Otherwise, the general biology of both species is similar. Groups call with four deep booming notes at dawn, walk on the ground for much of the day in search of food, fly only if disturbed or crossing dangerous denser habitat, and go to roost in a tree in the evening. The diet is predominately faunivorous, on small animals ranging in size from insects to such vertebrates as tortoises, but apparently with a larger component of carrion, fruits and seeds than the SGH. Some food is snatched from overhead vegetation, and items may even be cached (at least in captivity), so there may be subtle dietary and foraging differences between the species, with the slender-headed NGH digging less for and snatching more at agile prey items.

There is so far no evidence that NGHs breed other than as pairs without dedicated helpers, even juveniles, unlike the obligate cooperative breeding of the SGH. However, the jury must remain out on this until detailed studies have been conducted on wild populations of NGHs, with odds on that any cooperation found will be facultative at best. Otherwise, the breeding process is virtually identical, initiated with nest inspections and courtship feeding, using natural tree or rock cavities, artificial beehives or baskets, or rarely old stick nest or self-excavated bank holes as sites, and copulating on or near the ground. Baobab (Adansonia) and Ana (Faidherbia) trees or Borassus palm stumps are especially favoured. In the NGH both sexes add lining of mainly dry leaves to the nest cavity, but mainly the male, which differs slightly from the all-male lining reported for SGHs. The nesting cycle is also similar, spanning 118-131 days with 37-40 days incubation and 80-90 days nestling periods, but the spread of egg-laying dates/seasons across its wider range is more variable than for the SGH and in captivity a pair even bred aseasonally, with as little as a fortnight between removal of a fledgling and re-laying. As for the SGH, 1-2 white eggs are laid per clutch, about 5 days apart, but only a single fledgling is so far reported, despite the second-hatched chicks proving viable if removed and hand-reared.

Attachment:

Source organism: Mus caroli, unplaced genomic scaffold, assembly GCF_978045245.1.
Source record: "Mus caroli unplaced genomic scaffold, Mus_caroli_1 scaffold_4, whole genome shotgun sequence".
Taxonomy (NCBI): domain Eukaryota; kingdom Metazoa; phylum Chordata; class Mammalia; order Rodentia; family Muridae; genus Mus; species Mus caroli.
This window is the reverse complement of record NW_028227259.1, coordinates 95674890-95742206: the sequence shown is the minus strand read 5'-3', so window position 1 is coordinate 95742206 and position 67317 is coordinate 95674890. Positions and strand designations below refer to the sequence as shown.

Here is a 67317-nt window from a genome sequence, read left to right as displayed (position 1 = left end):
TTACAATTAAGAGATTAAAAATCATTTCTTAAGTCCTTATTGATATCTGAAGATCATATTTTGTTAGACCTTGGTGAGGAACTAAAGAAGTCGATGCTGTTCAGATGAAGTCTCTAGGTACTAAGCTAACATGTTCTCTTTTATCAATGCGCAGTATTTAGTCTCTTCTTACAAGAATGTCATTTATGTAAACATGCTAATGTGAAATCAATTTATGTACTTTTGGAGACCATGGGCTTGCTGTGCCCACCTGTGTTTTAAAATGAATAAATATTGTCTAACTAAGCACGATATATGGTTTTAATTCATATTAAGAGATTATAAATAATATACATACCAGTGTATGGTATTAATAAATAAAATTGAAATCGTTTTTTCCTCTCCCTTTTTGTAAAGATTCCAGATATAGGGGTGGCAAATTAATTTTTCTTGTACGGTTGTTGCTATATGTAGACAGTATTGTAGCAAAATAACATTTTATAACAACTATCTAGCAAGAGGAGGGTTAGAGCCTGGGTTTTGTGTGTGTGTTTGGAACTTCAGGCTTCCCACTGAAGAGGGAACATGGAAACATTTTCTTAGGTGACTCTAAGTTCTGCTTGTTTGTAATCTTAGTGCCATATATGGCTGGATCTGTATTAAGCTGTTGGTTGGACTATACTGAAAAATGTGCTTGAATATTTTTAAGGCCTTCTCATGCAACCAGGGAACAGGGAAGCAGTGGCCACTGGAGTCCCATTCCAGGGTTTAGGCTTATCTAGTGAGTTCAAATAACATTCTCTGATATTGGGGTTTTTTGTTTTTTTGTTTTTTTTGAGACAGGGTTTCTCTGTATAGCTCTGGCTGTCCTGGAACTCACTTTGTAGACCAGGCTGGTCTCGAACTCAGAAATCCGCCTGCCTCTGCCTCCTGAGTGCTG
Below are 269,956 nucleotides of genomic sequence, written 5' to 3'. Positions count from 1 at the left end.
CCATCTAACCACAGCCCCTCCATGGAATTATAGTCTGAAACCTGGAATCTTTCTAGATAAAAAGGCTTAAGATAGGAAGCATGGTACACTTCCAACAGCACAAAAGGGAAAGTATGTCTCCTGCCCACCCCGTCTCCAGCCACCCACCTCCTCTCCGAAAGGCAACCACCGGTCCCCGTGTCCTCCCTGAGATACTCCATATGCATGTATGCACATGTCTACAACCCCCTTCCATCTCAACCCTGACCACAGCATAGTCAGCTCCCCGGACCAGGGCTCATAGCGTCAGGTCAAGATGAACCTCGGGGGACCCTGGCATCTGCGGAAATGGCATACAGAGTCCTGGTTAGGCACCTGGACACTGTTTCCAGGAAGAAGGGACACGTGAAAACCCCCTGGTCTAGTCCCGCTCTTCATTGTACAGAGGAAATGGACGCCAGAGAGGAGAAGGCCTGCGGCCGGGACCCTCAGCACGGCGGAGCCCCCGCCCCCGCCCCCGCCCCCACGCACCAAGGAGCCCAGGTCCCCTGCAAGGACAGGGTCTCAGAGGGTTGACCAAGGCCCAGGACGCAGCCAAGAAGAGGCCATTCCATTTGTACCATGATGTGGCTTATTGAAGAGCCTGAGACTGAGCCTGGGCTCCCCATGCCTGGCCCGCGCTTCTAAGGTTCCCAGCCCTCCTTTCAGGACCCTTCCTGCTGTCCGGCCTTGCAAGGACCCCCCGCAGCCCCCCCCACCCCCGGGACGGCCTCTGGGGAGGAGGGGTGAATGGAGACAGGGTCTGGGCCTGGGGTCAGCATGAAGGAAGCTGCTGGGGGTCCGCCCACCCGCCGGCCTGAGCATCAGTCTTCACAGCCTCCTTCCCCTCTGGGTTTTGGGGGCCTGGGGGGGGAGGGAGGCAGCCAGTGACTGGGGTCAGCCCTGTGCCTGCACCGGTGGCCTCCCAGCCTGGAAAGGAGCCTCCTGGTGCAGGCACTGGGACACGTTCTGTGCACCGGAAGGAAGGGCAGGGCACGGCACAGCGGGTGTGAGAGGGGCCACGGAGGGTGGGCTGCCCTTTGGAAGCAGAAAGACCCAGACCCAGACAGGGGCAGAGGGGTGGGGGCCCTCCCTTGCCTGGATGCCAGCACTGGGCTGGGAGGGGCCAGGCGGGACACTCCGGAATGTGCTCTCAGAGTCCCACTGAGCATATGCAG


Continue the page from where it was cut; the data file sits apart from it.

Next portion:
Only the male has been reported delivering food to the nest, where the female performs all incubation and the early part of the chick brooding before emerging more and more to help at 10-20 days post-hatching. The chick hatches with pink skin that darkens to black, but only after about 10 days which is slightly longer than for the SGH and this, linked to the earlier female emergence (30+ days in the SGH), suggests that chick development might be slower and female involvement in its feeding earlier to counter lack of non-breeding helpers at the nest. Once fledged, similar natural predators (once a Martial Eagle) can be expected, but long adult survival to offset this (40+ years for a pair in captivity) is also reported.

The NGH being such a large and obvious bird also attracts human attention, mainly positive, being chased in The Gambia, but only because considered a good omen when seen flying, and generally unmolested elsewhere for various un-described totemic functions. This may explain frequent reports of birds seen on rural croplands and nesting near habitation, maybe further encouraged by availability of beehives or baskets in trees to be used as nests. Some individuals are collected, to camouflage Nigerian (Hausa), Cameroonian or Sudanese hunters when stalking game, the hornbill's head mounted on a stick strapped to the hunters forehead as he advances with torso bare and in a crouching pose, sometimes as a group. Much more anthropological information is expected for the NGH, given the greater variety reported for the SGH (incorporation of calls in traditional sayings, songs, drumming, drought relief and treatments), but this has not to our knowledge been widely researched for the NGH.

Any sponsorship for or collaboration with persons or organisations interested in comparative studies of the NGH and SGH in the wild will be much appreciated.